Myotonic Dystrophy

Original Editor - Kehinde Fatola
Top Contributors - Kehinde Fatola

Introduction[edit | edit source]

Myotonic dystrophy also known as dystrophia myotonica or myotonia atrophica, is an autosomal dominant hereditary multisystemic disease that is chronic, slow-progressing, and very variable. It's an illness that runs in families. A form of muscular dystrophy in which cataracts, heart conduction abnormalities, endocrine alterations, and myotonia are all symptoms. [1]

Myotonic dystrophy (DM) is an hereditary, affecting males and females approximately equally. About 30,000 people in the United States are affected. Symptoms may surface at any time between infancy to adulthood. DM causes general weakness, usually beginning in the muscles of the hands, feet, neck, or face. It progresses gradually to involve other muscle groups, including the heart. DM affects a wide range of other organ systems as well. A severe form of DM, congenital myotonic dystrophy, may be seen in babies of mothers who have DM. Congenital Myotonic Dystrophy can also be inherited through the gene of the father, although it was reported to be relatively rare. Many professionals however believe it is only via the maternal gene, however this has been disproved in recently. The January 2022 orphanet Report Series put the prevalence at 8.78 in 100000 persons. [2]

Types[edit | edit source]

There are two main types of myotonic dystrophy. [3]

Type 1 (DM1), also known as Steinert disease, is due to mutations (expansion) on the cytosine-thymine-guanine (CTG) triplet repeat in the DMPK gene on the long arm of Chromosome 19 and has a severe congenital form and a less-severe childhood-onset form as well as an adult-onset form. This disease in more common in the facial muscles, levator palpebrae superioris, temporalis, sternocleidomastoids, distal muscles of the forearm, hand intrinsic muscles, and ankle dorsiflexors.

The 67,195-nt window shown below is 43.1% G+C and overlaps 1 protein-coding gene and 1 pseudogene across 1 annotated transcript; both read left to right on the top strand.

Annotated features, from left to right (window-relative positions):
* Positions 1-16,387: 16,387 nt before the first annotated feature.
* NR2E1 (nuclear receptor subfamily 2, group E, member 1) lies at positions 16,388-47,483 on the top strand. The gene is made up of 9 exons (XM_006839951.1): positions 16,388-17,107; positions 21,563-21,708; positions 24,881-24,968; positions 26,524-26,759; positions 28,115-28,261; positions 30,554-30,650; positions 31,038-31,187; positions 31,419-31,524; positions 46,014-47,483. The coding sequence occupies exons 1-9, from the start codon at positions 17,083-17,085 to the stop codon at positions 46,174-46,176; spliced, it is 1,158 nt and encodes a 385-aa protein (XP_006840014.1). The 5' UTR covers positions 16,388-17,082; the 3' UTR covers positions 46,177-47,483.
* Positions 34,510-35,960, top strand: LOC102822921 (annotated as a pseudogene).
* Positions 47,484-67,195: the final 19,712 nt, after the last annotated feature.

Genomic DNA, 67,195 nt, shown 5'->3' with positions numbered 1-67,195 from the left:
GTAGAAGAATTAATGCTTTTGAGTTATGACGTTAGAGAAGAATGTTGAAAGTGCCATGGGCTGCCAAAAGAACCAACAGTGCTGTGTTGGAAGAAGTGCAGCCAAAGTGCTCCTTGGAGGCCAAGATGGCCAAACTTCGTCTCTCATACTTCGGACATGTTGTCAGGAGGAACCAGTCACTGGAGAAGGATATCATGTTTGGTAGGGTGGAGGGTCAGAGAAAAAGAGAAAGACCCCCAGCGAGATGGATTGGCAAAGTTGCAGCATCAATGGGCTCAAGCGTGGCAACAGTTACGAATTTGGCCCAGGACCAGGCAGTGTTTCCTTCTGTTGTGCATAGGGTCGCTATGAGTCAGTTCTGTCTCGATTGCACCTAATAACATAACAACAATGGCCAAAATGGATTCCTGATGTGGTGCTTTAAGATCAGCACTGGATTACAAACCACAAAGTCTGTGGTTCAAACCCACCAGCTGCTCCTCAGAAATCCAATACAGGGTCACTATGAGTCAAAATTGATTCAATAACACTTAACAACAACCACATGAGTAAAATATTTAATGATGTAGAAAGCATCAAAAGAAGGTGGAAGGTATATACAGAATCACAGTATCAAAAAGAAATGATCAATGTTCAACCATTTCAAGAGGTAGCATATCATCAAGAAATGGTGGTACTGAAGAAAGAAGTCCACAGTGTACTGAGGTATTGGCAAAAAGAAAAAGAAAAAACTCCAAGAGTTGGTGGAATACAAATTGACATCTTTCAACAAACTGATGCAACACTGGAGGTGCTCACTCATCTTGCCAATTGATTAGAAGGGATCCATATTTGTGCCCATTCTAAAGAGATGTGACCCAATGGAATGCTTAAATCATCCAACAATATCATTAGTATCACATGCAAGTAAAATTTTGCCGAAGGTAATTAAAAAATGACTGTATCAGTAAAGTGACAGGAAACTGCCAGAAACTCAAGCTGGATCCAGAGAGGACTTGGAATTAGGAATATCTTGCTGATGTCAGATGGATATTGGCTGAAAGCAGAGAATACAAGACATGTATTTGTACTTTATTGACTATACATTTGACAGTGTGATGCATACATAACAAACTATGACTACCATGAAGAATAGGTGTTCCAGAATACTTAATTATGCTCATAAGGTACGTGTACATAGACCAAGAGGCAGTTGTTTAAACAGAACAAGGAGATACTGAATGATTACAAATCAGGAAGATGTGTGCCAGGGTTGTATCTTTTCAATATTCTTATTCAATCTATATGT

Type 2 (DM2), also known as proximal myotonic myopathy (PROMM), is rarer and generally manifests with milder signs and symptoms than DM1 The specific defect is a repeat of the cytosine-cytosine-thymine-guanosine (CCTG) tetranucleotide in the ZNF9 gene on Chromosome 3.

Clinical Presentation[edit | edit source]

DM affectation is essentially multisystemic, impacting most physiologic functions in the body of patients. Clinical presentation differs per DM type but type 2 is generally less severe than type 1. Some of the possible symptoms include; [4]

  • Communication and intellectual difficulties
  • Somnolence
  • Apathy
  • Deficit in executive functions
  • Depression
  • Fatigue.
  • Weakness of muscles of the face and neck muscles as well as the flexors of the hand and distal ankle muscles in type 1.
  • Weakness of the trunk, shoulders and pelvic muscles in type 2.
  • Coordination and balance impairment
  • Disruption to the electrical functions of the heart

Management / Interventions
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Like most other dystrophies, there's no known cure for MD and thus, management is generally symptomatic. Physiotherapy has been indicated to improve ROM, prevent disuse atrophy, conserving energy, avoiding re-injury, and enhancing functional abilities while decreasing disability. Some of which are; [4]

  • Range of motion / stretching exercises
  • Aerobic exercise
  • Resistive exercises
  • Balance training
  • Orthosis may be recommended if there's an indication due to weak muscles

Differential Diagnosis
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References[edit | edit source]

  1. Turner, C; Hilton-Jones D. (2010). "The myotonic dystrophies: diagnosis and management". J Neurol Neurosurg Psychiatry 81 (4): 358–367. doi:10.1136/jnnp.2008.158261. PMID 20176601.
  2. Orphanet Report Series - Prevalence of rare diseases: Bibliographic data – January 2022
  3. Dalton, Joline C.; Ranum, Laura PW; Day, John W. (1993-01-01). Pagon, Roberta A.; Adam, Margaret P.; Ardinger, Holly H.; Wallace, Stephanie E.; Amemiya, Anne; Bean, Lora JH; Bird, Thomas D.; Fong, Chin-To; Mefford, Heather C., eds. Myotonic Dystrophy Type 2. Seattle (WA): University of Washington, Seattle. PMID 20301639.updated 2013
  4. 4.0 4.1 Myotonic Dystropy Foundation. Role of Physical Therapy in the Assessment and Management of Individuals with Myotonic Dystrophy. 2020